[a]ny person whose name, portrait or picture is used within the commonwealth for advertising purposes or for the purposes of trade without his written consent may bring a civil action in the superior court against the person so using his name, portrait or picture, to prevent and restrain the use thereof; and may recover damages for any injuries sustained by reason of such use.

R.I. Gen. Laws § 9-1-28 provides in almost identical language that

[a]ny person whose name, portrait, or picture is used within the state for commercial purposes without his or her written consent may bring an action in the superior court against the person so using his or her name, portrait, or picture to prevent and restrain the use thereof, and may recover damages for any injuries sustained by reason of such use.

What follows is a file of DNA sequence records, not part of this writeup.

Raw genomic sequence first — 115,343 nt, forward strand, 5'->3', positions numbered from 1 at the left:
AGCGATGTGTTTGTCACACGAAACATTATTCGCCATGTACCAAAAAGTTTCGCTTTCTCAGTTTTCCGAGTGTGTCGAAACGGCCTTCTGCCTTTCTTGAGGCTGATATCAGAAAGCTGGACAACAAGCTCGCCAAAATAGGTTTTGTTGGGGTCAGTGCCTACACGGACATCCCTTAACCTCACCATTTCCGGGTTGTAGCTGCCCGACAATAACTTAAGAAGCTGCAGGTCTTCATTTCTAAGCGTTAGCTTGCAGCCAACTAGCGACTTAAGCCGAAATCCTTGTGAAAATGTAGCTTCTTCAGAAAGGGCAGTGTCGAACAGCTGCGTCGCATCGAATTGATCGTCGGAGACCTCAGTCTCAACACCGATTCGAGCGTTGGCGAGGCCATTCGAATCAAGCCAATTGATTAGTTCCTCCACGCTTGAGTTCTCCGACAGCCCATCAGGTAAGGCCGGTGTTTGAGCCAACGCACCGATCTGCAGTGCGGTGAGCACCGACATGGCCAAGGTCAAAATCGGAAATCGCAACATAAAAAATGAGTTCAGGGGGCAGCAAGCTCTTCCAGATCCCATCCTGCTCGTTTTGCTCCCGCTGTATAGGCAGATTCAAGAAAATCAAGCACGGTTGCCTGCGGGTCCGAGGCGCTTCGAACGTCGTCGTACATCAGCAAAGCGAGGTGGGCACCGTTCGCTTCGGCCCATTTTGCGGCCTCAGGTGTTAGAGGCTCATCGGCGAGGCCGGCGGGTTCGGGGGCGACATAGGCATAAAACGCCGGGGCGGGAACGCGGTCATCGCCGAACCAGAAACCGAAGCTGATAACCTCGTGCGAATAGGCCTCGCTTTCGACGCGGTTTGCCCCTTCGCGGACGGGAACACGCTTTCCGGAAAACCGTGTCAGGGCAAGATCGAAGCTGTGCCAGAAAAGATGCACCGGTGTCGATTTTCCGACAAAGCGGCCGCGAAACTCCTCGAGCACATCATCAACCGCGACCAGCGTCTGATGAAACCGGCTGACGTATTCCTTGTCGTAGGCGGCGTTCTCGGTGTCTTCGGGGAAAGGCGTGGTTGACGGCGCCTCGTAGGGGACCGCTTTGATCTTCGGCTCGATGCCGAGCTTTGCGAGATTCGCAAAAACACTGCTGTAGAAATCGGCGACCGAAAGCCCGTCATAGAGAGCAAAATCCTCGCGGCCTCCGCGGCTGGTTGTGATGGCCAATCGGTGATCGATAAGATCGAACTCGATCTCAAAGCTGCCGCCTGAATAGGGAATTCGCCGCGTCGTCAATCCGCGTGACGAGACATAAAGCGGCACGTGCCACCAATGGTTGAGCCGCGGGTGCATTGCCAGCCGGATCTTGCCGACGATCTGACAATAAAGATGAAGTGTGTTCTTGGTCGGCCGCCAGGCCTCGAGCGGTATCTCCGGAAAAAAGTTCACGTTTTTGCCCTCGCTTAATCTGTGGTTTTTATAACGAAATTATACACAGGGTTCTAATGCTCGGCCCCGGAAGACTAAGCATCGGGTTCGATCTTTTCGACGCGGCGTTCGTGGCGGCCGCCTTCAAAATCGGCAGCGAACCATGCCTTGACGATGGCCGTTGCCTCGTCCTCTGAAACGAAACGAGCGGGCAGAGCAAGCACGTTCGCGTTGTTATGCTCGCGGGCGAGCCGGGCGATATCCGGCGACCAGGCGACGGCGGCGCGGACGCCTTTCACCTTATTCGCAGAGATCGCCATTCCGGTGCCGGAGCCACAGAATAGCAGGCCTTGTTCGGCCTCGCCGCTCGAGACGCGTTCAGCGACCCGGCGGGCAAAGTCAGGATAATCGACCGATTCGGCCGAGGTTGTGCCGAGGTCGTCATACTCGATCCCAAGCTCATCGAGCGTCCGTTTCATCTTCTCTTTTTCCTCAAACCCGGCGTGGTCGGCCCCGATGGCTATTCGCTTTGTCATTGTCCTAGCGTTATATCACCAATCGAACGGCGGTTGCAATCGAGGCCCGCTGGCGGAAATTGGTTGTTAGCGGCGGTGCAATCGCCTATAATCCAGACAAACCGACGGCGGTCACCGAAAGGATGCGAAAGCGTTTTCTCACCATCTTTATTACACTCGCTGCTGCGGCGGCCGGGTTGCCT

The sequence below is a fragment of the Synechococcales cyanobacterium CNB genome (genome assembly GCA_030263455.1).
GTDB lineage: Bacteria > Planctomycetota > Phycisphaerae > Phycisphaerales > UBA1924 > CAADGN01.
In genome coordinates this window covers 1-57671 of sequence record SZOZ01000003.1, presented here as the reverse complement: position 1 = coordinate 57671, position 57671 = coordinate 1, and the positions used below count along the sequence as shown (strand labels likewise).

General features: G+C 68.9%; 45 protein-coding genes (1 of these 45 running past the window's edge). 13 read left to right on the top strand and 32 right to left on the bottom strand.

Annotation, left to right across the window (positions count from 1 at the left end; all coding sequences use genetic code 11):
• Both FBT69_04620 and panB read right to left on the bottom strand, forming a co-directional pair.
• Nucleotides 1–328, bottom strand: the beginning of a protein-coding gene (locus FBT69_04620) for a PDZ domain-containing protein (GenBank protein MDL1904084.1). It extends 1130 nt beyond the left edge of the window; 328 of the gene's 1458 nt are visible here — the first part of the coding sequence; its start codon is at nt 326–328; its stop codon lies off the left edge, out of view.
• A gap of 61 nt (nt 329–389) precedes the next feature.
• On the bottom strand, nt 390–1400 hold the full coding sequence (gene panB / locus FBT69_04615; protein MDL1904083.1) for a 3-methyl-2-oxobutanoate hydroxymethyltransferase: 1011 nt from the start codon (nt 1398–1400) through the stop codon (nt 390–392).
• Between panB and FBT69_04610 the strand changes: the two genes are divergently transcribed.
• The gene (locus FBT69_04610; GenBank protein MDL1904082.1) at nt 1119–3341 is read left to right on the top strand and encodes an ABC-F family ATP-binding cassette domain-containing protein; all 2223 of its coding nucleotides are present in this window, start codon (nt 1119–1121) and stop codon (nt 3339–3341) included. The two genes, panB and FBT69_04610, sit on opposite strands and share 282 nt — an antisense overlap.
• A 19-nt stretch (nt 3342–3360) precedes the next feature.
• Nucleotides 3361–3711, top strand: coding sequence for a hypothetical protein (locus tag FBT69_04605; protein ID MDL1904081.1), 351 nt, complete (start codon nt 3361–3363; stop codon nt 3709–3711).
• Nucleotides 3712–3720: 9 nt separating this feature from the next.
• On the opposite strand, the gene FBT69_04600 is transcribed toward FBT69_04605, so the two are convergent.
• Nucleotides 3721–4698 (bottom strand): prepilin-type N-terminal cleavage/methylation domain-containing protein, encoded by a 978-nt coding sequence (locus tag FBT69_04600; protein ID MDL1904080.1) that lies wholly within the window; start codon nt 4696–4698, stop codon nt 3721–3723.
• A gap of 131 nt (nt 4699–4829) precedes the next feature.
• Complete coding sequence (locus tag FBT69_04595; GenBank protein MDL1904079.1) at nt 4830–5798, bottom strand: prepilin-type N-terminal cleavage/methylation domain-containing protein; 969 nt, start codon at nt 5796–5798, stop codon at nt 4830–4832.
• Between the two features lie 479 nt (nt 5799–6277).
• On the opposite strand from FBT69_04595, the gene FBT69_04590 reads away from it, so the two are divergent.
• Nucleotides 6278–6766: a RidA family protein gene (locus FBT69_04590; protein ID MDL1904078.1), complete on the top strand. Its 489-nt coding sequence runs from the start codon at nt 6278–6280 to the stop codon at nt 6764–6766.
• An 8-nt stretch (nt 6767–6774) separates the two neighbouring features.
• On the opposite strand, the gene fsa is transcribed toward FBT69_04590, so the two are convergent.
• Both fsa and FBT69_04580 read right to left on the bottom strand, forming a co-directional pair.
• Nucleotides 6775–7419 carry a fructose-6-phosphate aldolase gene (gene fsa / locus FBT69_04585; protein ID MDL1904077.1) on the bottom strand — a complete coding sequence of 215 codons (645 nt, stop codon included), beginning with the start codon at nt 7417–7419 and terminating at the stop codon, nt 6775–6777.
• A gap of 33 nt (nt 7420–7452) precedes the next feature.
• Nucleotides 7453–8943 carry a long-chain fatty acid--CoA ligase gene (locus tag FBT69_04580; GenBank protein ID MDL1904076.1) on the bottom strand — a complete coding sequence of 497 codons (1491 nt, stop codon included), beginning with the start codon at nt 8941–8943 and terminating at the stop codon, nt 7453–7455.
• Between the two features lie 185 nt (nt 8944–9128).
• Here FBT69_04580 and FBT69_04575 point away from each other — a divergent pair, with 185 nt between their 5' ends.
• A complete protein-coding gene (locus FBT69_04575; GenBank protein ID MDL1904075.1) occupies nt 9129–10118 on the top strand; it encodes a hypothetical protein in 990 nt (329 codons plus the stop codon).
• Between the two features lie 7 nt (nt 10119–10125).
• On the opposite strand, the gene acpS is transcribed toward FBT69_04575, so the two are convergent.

Accepting, dubitante, the Doe plaintiffs' assertion that the right to publicity constitutes an intellectual property claim exempt from immunity under section 230,[13] the court agrees with defendants that plaintiffs have not pled plausible claims for unauthorized use of their images. Plaintiffs do not allege that defendants used their images to extract any direct benefit (such as featuring plaintiffs on advertisements for Backpage). Rather, the allegation is that defendants benefitted incidentally from the fee charged for posting advertisements with the Doe plaintiffs' pictures in the escorts section of the website. The argument, however, has been explicitly rejected by the Massachusetts Supreme Judicial Court.[14]

[T]the crucial distinction under G.L. c. 214, s 3A, must be between situations in which the defendant makes an incidental use of the plaintiff's name, portrait or picture and those in which the defendant uses the plaintiff's name, portrait or picture deliberately to exploit its value for advertising or trade purposes.